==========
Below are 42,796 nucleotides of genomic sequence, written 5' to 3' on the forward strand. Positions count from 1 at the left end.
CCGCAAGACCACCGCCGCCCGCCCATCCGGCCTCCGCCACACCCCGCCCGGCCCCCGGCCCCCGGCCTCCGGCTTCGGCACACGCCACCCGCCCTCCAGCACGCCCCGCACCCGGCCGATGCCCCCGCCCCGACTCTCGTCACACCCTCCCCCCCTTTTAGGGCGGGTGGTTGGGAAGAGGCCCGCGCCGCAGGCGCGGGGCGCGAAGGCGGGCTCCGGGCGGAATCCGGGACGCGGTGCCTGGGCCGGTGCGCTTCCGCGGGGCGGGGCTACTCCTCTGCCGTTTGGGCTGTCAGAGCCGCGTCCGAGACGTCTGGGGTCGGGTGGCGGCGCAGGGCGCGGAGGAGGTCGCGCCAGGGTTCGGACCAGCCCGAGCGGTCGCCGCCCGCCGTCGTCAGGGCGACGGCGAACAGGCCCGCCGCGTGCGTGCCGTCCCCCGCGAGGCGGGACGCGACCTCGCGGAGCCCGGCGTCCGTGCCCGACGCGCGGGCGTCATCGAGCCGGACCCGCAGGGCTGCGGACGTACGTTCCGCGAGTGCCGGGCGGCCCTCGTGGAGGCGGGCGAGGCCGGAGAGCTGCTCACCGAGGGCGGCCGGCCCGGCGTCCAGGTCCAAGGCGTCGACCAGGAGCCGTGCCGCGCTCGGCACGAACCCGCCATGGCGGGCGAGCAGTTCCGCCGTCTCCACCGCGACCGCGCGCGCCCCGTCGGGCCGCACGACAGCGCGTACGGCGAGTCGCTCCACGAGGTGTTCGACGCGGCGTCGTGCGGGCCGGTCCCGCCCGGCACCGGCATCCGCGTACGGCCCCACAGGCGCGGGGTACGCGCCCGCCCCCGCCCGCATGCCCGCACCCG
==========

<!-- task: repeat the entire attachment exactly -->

Below are 42,796 nucleotides of genomic sequence, written 5' to 3' on the forward strand. Positions count from 1 at the left end.
CCGCAAGACCACCGCCGCCCGCCCATCCGGCCTCCGCCACACCCCGCCCGGCCCCCGGCCCCCGGCCTCCGGCTTCGGCACACGCCACCCGCCCTCCAGCACGCCCCGCACCCGGCCGATGCCCCCGCCCCGACTCTCGTCACACCCTCCCCCCCTTTTAGGGCGGGTGGTTGGGAAGAGGCCCGCGCCGCAGGCGCGGGGCGCGAAGGCGGGCTCCGGGCGGAATCCGGGACGCGGTGCCTGGGCCGGTGCGCTTCCGCGGGGCGGGGCTACTCCTCTGCCGTTTGGGCTGTCAGAGCCGCGTCCGAGACGTCTGGGGTCGGGTGGCGGCGCAGGGCGCGGAGGAGGTCGCGCCAGGGTTCGGACCAGCCCGAGCGGTCGCCGCCCGCCGTCGTCAGGGCGACGGCGAACAGGCCCGCCGCGTGCGTGCCGTCCCCCGCGAGGCGGGACGCGACCTCGCGGAGCCCGGCGTCCGTGCCCGACGCGCGGGCGTCATCGAGCCGGACCCGCAGGGCTGCGGACGTACGTTCCGCGAGTGCCGGGCGGCCCTCGTGGAGGCGGGCGAGGCCGGAGAGCTGCTCACCGAGGGCGGCCGGCCCGGCGTCCAGGTCCAAGGCGTCGACCAGGAGCCGTGCCGCGCTCGGCACGAACCCGCCATGGCGGGCGAGCAGTTCCGCCGTCTCCACCGCGACCGCGCGCGCCCCGTCGGGCCGCACGACAGCGCGTACGGCGAGTCGCTCCACGAGGTGTTCGACGCGGCGTCGTGCGGGCCGGTCCCGCCCGGCACCGGCATCCGCGTACGGCCCCACAGGCGCGGGGTACGCGCCCGCCCCCGCCCGCATGCCCGCACCCG